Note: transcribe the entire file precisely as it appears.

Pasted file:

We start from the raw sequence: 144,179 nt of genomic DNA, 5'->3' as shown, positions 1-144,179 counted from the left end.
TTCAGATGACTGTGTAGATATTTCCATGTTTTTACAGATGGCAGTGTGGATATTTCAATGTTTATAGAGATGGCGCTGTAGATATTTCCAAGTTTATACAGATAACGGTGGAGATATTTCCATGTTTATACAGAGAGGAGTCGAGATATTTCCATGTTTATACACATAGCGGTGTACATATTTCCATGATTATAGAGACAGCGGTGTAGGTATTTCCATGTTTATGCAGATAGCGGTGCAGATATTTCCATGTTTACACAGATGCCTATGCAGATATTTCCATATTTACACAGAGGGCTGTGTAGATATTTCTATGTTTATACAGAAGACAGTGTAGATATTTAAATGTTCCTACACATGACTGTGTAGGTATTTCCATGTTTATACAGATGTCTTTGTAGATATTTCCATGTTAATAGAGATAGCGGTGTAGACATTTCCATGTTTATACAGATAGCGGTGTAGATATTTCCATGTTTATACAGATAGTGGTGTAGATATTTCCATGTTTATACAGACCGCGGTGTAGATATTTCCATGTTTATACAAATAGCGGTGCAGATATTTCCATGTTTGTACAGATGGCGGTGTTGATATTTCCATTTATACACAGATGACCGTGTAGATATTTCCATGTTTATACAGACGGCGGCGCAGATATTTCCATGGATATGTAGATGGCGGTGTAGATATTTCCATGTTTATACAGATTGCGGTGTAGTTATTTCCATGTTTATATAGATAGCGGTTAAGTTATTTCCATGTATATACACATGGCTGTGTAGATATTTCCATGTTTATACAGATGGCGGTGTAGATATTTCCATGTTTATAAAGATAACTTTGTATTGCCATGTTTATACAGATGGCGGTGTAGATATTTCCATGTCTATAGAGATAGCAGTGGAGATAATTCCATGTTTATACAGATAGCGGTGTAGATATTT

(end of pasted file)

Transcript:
We start from the raw sequence: 144,179 nt of genomic DNA, 5'->3' as shown, positions 1-144,179 counted from the left end.
TTCAGATGACTGTGTAGATATTTCCATGTTTTTACAGATGGCAGTGTGGATATTTCAATGTTTATAGAGATGGCGCTGTAGATATTTCCAAGTTTATACAGATAACGGTGGAGATATTTCCATGTTTATACAGAGAGGAGTCGAGATATTTCCATGTTTATACACATAGCGGTGTACATATTTCCATGATTATAGAGACAGCGGTGTAGGTATTTCCATGTTTATGCAGATAGCGGTGCAGATATTTCCATGTTTACACAGATGCCTATGCAGATATTTCCATATTTACACAGAGGGCTGTGTAGATATTTCTATGTTTATACAGAAGACAGTGTAGATATTTAAATGTTCCTACACATGACTGTGTAGGTATTTCCATGTTTATACAGATGTCTTTGTAGATATTTCCATGTTAATAGAGATAGCGGTGTAGACATTTCCATGTTTATACAGATAGCGGTGTAGATATTTCCATGTTTATACAGATAGTGGTGTAGATATTTCCATGTTTATACAGACCGCGGTGTAGATATTTCCATGTTTATACAAATAGCGGTGCAGATATTTCCATGTTTGTACAGATGGCGGTGTTGATATTTCCATTTATACACAGATGACCGTGTAGATATTTCCATGTTTATACAGACGGCGGCGCAGATATTTCCATGGATATGTAGATGGCGGTGTAGATATTTCCATGTTTATACAGATTGCGGTGTAGTTATTTCCATGTTTATATAGATAGCGGTTAAGTTATTTCCATGTATATACACATGGCTGTGTAGATATTTCCATGTTTATACAGATGGCGGTGTAGATATTTCCATGTTTATAAAGATAACTTTGTATTGCCATGTTTATACAGATGGCGGTGTAGATATTTCCATGTCTATAGAGATAGCAGTGGAGATAATTCCATGTTTATACAGATAGCGGTGTAGATATTT